You Are Wrong

04/30/2015 01:37 pm ET | Updated Jun 30, 2015

If you think that African Americans and Whites have the same experiences when encountering the police, you are wrong. Wake up!

If you find yourself calling African American youth thugs, while saying that Whites that destroy property are just being kids, you are wrong and your language is racially biased.

If you don't understand why African Americans are angry, you need to widen your friend circle, read, and educate yourself. You should also be angry when seeing African Americans treated unjustly.

If you don't understand why African Americans are rising up and protesting for equity and fair treatment, you need to push yourself to see the world from perspectives other than your own. How would you feel if someone had their elbow on your neck all day and all night?

If you don't understand why African American parents fear for the lives of their children at the hands of the police, imagine if you had to worry about your children every time they left the house. Imagine if you had to worry that the people that are supposed to be protecting your children might hurt or kill your children.

If you believe what you see on our racially-biased news programs (which feature uninformed commentators) without looking to other sources for information and talking to people involved, you're failing yourself and others.

If you watch Baltimore or Ferguson burning and blame African Americans, you are wrong. You should first consider the systemic issues and systemic racism that fostered the anger in those rising up.

If you find yourself not able to relate to those protesting for their lives, dignity, and rights, expand your friend circle, push yourself to learn, challenge yourself -- these are all of our children, mothers, fathers, friends, grandparents, aunts, and uncles. We should all care.

If you are sitting in front of the TV -- merely watching -- and doing nothing to make the country a more just nation for all of its citizen, you are wrong. Nothing changes unless we all take responsibility and care enough to do something in our communities -- even when it makes us uncomfortable and interrupts our daily lives.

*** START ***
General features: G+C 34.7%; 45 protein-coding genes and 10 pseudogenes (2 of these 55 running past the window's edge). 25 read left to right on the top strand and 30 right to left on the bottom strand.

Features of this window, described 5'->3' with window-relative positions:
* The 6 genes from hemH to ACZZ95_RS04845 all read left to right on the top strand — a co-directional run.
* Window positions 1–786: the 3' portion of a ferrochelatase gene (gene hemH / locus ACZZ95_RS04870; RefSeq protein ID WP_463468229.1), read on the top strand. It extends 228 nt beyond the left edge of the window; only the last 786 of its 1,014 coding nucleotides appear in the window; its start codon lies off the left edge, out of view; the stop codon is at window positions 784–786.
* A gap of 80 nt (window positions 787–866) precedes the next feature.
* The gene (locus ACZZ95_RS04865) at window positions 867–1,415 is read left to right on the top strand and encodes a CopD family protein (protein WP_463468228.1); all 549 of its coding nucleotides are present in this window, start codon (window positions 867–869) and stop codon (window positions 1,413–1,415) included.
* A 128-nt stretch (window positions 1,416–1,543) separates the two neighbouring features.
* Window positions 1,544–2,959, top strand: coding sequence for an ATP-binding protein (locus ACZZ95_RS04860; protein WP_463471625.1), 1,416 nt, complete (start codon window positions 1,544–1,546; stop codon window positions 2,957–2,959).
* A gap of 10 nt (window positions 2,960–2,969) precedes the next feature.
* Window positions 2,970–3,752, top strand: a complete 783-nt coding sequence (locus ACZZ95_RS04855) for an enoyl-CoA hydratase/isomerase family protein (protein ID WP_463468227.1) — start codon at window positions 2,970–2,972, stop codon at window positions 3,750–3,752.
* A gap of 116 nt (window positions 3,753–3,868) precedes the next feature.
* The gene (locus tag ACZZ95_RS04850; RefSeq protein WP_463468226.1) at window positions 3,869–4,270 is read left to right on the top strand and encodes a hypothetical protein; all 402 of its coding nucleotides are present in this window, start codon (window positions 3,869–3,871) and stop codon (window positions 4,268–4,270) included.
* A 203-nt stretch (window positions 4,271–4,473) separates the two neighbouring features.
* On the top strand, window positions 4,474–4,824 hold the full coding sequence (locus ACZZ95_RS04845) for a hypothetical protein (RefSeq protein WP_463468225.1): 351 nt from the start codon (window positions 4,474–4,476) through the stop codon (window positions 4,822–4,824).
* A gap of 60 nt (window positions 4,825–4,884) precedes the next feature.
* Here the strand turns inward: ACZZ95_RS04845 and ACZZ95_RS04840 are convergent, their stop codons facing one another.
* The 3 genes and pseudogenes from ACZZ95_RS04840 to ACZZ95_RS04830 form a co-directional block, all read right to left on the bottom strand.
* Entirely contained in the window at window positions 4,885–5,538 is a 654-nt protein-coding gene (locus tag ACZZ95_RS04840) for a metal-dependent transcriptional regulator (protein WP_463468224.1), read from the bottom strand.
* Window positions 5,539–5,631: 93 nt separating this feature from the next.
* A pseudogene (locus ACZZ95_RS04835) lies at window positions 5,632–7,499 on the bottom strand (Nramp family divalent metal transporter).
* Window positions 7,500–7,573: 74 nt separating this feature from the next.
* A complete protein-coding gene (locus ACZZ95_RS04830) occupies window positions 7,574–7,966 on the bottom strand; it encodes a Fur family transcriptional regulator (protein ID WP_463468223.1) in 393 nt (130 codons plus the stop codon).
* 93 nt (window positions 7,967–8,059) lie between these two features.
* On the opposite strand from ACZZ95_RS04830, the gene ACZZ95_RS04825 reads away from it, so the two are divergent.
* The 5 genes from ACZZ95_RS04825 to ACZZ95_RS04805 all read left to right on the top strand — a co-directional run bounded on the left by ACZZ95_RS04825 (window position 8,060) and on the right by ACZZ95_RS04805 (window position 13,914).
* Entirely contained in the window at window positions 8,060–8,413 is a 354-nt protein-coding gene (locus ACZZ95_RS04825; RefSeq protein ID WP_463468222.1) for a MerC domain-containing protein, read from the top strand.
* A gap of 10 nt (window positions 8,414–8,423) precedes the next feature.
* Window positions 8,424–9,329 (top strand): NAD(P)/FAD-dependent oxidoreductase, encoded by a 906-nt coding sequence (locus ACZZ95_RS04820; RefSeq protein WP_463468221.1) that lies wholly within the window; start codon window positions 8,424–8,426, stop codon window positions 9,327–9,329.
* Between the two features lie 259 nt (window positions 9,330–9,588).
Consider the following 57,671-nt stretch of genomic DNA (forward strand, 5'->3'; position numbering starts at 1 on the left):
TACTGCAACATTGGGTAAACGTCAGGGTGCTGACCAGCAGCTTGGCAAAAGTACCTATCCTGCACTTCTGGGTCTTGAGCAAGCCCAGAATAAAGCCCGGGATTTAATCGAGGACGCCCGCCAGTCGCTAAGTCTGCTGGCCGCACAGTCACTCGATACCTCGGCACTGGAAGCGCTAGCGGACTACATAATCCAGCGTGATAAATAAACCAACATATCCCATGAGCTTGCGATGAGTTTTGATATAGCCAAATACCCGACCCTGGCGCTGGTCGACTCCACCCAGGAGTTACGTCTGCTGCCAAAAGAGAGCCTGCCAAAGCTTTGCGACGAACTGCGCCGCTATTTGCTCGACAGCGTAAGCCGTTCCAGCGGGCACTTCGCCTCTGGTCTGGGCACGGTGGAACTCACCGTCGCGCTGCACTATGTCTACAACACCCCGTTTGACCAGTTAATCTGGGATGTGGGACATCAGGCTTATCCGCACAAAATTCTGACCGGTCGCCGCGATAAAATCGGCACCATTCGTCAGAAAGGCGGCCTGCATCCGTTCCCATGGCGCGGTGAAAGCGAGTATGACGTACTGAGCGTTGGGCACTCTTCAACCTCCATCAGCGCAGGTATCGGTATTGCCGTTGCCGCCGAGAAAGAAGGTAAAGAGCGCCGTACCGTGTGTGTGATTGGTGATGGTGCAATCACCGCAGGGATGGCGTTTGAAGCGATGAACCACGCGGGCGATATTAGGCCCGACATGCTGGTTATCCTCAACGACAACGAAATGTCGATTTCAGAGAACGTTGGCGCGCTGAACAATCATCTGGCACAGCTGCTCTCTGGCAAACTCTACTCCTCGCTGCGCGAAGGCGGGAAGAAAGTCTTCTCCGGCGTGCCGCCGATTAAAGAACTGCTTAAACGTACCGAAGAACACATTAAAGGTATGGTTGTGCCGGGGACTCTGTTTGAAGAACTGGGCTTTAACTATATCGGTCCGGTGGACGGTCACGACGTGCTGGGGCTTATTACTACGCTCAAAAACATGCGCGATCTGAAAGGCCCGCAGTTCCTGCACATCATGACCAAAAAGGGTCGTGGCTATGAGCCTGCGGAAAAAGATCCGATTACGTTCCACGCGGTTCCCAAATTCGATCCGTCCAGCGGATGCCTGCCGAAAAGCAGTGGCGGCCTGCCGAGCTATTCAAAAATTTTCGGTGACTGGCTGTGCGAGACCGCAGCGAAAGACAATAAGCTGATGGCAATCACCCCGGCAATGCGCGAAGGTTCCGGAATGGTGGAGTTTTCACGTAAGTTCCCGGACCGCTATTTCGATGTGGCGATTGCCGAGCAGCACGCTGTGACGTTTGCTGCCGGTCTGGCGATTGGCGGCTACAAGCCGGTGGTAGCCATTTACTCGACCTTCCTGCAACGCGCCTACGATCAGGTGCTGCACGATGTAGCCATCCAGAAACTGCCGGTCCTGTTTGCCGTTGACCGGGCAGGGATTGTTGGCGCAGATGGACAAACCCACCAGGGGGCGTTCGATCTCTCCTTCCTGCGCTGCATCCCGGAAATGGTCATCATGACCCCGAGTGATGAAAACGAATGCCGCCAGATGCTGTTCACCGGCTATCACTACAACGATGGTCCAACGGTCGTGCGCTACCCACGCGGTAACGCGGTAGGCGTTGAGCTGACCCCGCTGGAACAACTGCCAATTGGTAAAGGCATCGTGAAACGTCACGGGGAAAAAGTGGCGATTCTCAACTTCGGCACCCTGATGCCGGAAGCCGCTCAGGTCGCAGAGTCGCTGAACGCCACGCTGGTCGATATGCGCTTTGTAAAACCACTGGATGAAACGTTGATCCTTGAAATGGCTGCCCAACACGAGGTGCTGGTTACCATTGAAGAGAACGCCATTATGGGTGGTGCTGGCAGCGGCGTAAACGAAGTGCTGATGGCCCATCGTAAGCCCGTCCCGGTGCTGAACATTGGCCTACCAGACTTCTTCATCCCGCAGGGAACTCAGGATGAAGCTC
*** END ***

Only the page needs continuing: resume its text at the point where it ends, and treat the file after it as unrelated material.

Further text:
If you think that the events in Ferguson, New York, or Baltimore will merely pass on by, you are wrong. Social media has become our march and our boycott and those who truly care will not quit and will show the rest of the world the injustice that is both systemic and individual and is rotting our nation at its core.

If you are proud of the United States and think it is the best country in the world with the most freedom, you aren't looking and watching. You are merely thinking about your own experiences through the lens that you use to view the world. Until all of our citizens have justice and are free to be who they want to be rather than conform to mainstream societal norms, we are demonstrating a shameful example to others.

If you don't see the inequities in education, health care, the justice (?) system and every other system in the nation, you are blind. Open your eyes. Care about someone and something other than yourself and your own needs.

If say you are religious, spiritual, Christian or any other religion and you find yourself quoting scripture to demonstrate your faith, please take a closer look at the passages about poverty and justice. It is impossible to walk in the footsteps and grace of any God and not care about the injustices against African Americans in our nation.

If you find yourself dismissing the extreme injustice you see on TV because someone African-American dismisses it as well, you are wrong. Note: This type of justification is equal to saying 'I'm not racist, I have Black friends.' There are African Americans that have internalized hatred for their own communities just as their are those that internalize hatred in all communities.

These thoughts are based on a conversation I had tonight with my 16 year old, justice-oriented daughter. If you are not having these conversations with your children, you aren't doing your part to stop the injustice toward African Americans in the United States. It is up to all of us to make sure that the next generation is better than us and to ensure a just society that respects and promotes the dignity of all its people.